This is how I started class the other day:
Hello folks, good morning! I hope everyone is doing well. It’s 9 so let’s get right into it. Today’s start is a bit different as I’m going to ask you for some help. Maybe you don’t know this but I don’t have any classes tomorrow. I’m actually giving a talk at The Asia Society, on the topic of North Korea. For some reason. I am far from an expert but I was asked to talk to a group of American businesspeople about this topic. I am quite worried because of my lack of expertise but also because I am not accustomed to giving long speeches like that. I’m also worried that my style is a bit too informal or off-register for the setting. Again it’s a group of American businesspeople. I think they are quite unfamiliar with Korea and North Korea and the whole issue on the peninsula. By the way, the Asia Society is an NGO that is focused on promoting mutual understanding between the US and Asia. I have this big fancy talk there tomorrow. I’ll wear a tie and everything. I guess it’s a big deal. Can you help me with my intro? Thank you! I’ll read what I have so far, and please let me know if there is anything I should make more formal. This is what I have so far…
It was pretty fun and my students (who are future interpreters) did a nice job finding examples of extreme vagueness as well as things that were off-register. They helped me rework my intro. It went pretty well and I was happy to see what they changed and how they changed it. This process brought up a whole new batch of issues and questions. I was generally pleased with the idea and execution.
An interesting part of this activity was the students uncovering my lie. As you might have guessed by now there was no talk. As the questions mounted and it became more clear there was no talk, one student asked, “Was anything you said true?” Another asked if The Asia Society exists. It does. Another student asked if I was going to wear a tie the next day and I informed her this was extremely unlikely. I will admit to basking in the glory of being praised for my acting ability and lying skills.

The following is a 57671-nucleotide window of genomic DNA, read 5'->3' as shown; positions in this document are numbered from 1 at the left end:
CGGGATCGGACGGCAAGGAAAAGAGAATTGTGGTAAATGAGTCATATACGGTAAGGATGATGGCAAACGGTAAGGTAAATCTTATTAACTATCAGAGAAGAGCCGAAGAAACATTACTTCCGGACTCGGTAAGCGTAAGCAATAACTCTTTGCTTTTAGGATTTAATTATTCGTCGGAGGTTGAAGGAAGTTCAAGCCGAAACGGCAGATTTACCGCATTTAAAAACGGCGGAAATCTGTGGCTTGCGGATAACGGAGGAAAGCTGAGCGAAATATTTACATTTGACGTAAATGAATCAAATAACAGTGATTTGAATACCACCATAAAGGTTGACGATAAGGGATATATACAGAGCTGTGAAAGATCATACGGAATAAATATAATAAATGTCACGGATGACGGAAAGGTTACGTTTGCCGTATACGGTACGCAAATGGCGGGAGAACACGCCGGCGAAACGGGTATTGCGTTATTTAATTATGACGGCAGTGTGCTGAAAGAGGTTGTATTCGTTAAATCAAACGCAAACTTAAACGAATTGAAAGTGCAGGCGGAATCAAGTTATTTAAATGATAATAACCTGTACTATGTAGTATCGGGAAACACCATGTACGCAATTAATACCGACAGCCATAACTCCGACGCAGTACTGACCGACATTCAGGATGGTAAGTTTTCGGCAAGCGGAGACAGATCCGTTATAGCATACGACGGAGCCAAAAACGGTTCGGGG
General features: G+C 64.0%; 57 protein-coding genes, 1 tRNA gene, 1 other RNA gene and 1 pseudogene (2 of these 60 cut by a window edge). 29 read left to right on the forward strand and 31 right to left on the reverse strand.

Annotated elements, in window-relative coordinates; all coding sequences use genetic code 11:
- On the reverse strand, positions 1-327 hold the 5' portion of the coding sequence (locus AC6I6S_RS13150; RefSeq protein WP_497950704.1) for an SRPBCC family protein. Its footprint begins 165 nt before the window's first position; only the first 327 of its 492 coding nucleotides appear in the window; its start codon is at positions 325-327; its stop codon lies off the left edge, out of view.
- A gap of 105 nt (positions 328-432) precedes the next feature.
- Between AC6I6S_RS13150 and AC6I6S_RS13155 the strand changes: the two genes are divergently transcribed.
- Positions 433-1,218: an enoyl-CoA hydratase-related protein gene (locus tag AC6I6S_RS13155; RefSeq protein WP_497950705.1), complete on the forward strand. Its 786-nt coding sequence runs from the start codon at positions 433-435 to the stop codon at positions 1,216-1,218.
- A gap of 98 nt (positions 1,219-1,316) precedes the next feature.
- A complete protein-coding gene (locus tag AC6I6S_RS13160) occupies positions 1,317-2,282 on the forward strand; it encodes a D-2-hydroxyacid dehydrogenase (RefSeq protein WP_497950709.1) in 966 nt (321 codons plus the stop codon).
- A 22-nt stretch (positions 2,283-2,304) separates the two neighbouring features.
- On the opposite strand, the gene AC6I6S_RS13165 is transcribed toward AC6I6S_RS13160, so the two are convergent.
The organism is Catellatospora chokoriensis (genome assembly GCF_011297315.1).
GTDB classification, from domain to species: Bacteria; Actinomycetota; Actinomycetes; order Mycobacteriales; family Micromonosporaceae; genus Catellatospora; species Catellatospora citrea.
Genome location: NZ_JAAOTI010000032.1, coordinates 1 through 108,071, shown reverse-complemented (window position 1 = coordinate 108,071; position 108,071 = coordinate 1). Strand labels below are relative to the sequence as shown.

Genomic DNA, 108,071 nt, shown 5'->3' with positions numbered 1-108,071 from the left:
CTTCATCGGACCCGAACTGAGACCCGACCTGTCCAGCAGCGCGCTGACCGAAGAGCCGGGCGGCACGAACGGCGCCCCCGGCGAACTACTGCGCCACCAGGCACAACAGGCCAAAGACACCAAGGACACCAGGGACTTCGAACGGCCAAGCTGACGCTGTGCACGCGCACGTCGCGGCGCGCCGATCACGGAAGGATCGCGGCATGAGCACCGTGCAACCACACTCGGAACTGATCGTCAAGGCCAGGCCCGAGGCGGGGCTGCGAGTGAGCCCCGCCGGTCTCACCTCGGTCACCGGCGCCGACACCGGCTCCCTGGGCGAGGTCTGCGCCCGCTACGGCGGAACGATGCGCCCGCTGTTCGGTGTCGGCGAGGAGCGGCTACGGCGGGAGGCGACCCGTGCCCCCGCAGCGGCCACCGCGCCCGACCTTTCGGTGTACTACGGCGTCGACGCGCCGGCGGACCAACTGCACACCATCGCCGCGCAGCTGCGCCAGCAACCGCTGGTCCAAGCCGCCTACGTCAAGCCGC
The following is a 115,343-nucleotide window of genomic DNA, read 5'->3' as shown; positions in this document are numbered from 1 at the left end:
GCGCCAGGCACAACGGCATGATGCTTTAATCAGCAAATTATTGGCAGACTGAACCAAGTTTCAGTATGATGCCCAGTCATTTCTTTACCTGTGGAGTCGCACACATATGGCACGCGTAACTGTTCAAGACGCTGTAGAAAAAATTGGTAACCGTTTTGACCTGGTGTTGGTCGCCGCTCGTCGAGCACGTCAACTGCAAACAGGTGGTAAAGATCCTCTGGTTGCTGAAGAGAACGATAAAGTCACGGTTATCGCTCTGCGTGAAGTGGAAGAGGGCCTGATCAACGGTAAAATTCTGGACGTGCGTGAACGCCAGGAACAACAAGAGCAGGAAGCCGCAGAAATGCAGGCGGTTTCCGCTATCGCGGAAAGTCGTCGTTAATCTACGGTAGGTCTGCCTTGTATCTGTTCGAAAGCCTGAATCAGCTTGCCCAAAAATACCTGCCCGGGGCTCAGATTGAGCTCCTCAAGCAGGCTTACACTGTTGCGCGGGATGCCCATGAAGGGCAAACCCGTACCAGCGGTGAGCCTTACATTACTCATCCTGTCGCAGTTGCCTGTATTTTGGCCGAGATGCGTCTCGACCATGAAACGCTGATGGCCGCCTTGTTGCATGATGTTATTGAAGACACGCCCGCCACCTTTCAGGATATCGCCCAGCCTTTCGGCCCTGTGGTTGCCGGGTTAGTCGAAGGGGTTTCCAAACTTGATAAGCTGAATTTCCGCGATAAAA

I was pleased with how things went but had an ever so-slight bad feeling about the subterfuge which lead us to the (imo) useful practice. They seemed so excited about my talk and perhaps a bit let down that it was not happening. I can’t say for sure but maybe a few of them felt like they’d devoted their energy for something completely made up. At the same time I don’t really feel too bad because it was useful practice any my tiny little lie was helpful to build up motivation.
When I think about teachers fibbing, I’m always reminded of David Deubelbeiss who suggested in his “7 Sensation Sins of Great English Language Teachers” that a great teacher tells tall tales and spins yarns in order to motivate. He writes, “A great teacher twists the facts of his life and gets the students interested in ‘the story.’ When teaching, I would tell my students fantastic stories of my day, my life. I kept them engaged with the language, who cares if it wasn’t ‘fully’ true? A great teacher lies — tells their students things to motivate, damn the truth! Think about it – we do this, so let’s admit the sin and come clean.” Please be sure to check the link above for the other 6 “sins” as that post is well-worth a read.
And, in typical blog post fashion, let’s finish with some questions:
- Do you ever feel bad about telling tall tales in class?
- If so, how do you justify it in your mind?
- Under what circumstances would you feel uncomfortable selling tall tales?
- Do you see any downsides to such fibbing in class?